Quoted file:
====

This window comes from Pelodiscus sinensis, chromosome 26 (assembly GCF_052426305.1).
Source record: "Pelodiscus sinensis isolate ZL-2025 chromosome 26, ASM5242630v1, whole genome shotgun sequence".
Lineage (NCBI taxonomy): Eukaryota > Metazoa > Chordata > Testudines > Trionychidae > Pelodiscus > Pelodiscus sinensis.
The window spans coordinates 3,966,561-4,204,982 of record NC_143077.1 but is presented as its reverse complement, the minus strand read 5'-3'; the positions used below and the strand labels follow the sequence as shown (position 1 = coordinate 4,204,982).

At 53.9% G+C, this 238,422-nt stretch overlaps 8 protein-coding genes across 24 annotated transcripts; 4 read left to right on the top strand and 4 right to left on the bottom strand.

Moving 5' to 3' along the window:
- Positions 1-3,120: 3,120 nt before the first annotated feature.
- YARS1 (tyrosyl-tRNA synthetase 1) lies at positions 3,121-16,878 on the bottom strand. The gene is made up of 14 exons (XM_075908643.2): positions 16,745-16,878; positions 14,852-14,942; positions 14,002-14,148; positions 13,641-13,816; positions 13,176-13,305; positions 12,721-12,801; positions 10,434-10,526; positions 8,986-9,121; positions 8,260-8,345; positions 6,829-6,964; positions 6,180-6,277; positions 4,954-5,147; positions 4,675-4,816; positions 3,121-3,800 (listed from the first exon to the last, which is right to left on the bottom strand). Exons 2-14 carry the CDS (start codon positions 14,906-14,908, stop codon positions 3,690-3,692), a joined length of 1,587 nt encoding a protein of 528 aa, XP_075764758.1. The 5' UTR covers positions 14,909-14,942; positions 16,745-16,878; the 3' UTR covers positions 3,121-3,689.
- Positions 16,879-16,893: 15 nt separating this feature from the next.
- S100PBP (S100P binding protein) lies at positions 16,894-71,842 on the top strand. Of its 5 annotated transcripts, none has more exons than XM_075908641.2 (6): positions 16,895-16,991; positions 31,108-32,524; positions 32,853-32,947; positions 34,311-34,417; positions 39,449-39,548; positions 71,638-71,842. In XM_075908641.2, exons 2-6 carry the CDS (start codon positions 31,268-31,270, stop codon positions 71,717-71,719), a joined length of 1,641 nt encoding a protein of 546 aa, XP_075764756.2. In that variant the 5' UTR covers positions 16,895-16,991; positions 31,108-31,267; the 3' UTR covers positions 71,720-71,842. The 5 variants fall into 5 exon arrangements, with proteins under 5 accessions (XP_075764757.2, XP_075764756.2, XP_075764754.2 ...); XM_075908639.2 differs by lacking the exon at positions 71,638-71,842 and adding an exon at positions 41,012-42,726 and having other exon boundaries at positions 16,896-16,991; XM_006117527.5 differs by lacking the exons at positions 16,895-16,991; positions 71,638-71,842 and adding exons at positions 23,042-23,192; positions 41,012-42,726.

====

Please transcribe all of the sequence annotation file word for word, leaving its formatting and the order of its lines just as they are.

This window comes from Pelodiscus sinensis, chromosome 26 (assembly GCF_052426305.1).
Source record: "Pelodiscus sinensis isolate ZL-2025 chromosome 26, ASM5242630v1, whole genome shotgun sequence".
Lineage (NCBI taxonomy): Eukaryota > Metazoa > Chordata > Testudines > Trionychidae > Pelodiscus > Pelodiscus sinensis.
The window spans coordinates 3,966,561-4,204,982 of record NC_143077.1 but is presented as its reverse complement, the minus strand read 5'-3'; the positions used below and the strand labels follow the sequence as shown (position 1 = coordinate 4,204,982).

At 53.9% G+C, this 238,422-nt stretch overlaps 8 protein-coding genes across 24 annotated transcripts; 4 read left to right on the top strand and 4 right to left on the bottom strand.

Moving 5' to 3' along the window:
- Positions 1-3,120: 3,120 nt before the first annotated feature.
- YARS1 (tyrosyl-tRNA synthetase 1) lies at positions 3,121-16,878 on the bottom strand. The gene is made up of 14 exons (XM_075908643.2): positions 16,745-16,878; positions 14,852-14,942; positions 14,002-14,148; positions 13,641-13,816; positions 13,176-13,305; positions 12,721-12,801; positions 10,434-10,526; positions 8,986-9,121; positions 8,260-8,345; positions 6,829-6,964; positions 6,180-6,277; positions 4,954-5,147; positions 4,675-4,816; positions 3,121-3,800 (listed from the first exon to the last, which is right to left on the bottom strand). Exons 2-14 carry the CDS (start codon positions 14,906-14,908, stop codon positions 3,690-3,692), a joined length of 1,587 nt encoding a protein of 528 aa, XP_075764758.1. The 5' UTR covers positions 14,909-14,942; positions 16,745-16,878; the 3' UTR covers positions 3,121-3,689.
- Positions 16,879-16,893: 15 nt separating this feature from the next.
- S100PBP (S100P binding protein) lies at positions 16,894-71,842 on the top strand. Of its 5 annotated transcripts, none has more exons than XM_075908641.2 (6): positions 16,895-16,991; positions 31,108-32,524; positions 32,853-32,947; positions 34,311-34,417; positions 39,449-39,548; positions 71,638-71,842. In XM_075908641.2, exons 2-6 carry the CDS (start codon positions 31,268-31,270, stop codon positions 71,717-71,719), a joined length of 1,641 nt encoding a protein of 546 aa, XP_075764756.2. In that variant the 5' UTR covers positions 16,895-16,991; positions 31,108-31,267; the 3' UTR covers positions 71,720-71,842. The 5 variants fall into 5 exon arrangements, with proteins under 5 accessions (XP_075764757.2, XP_075764756.2, XP_075764754.2 ...); XM_075908639.2 differs by lacking the exon at positions 71,638-71,842 and adding an exon at positions 41,012-42,726 and having other exon boundaries at positions 16,896-16,991; XM_006117527.5 differs by lacking the exons at positions 16,895-16,991; positions 71,638-71,842 and adding exons at positions 23,042-23,192; positions 41,012-42,726.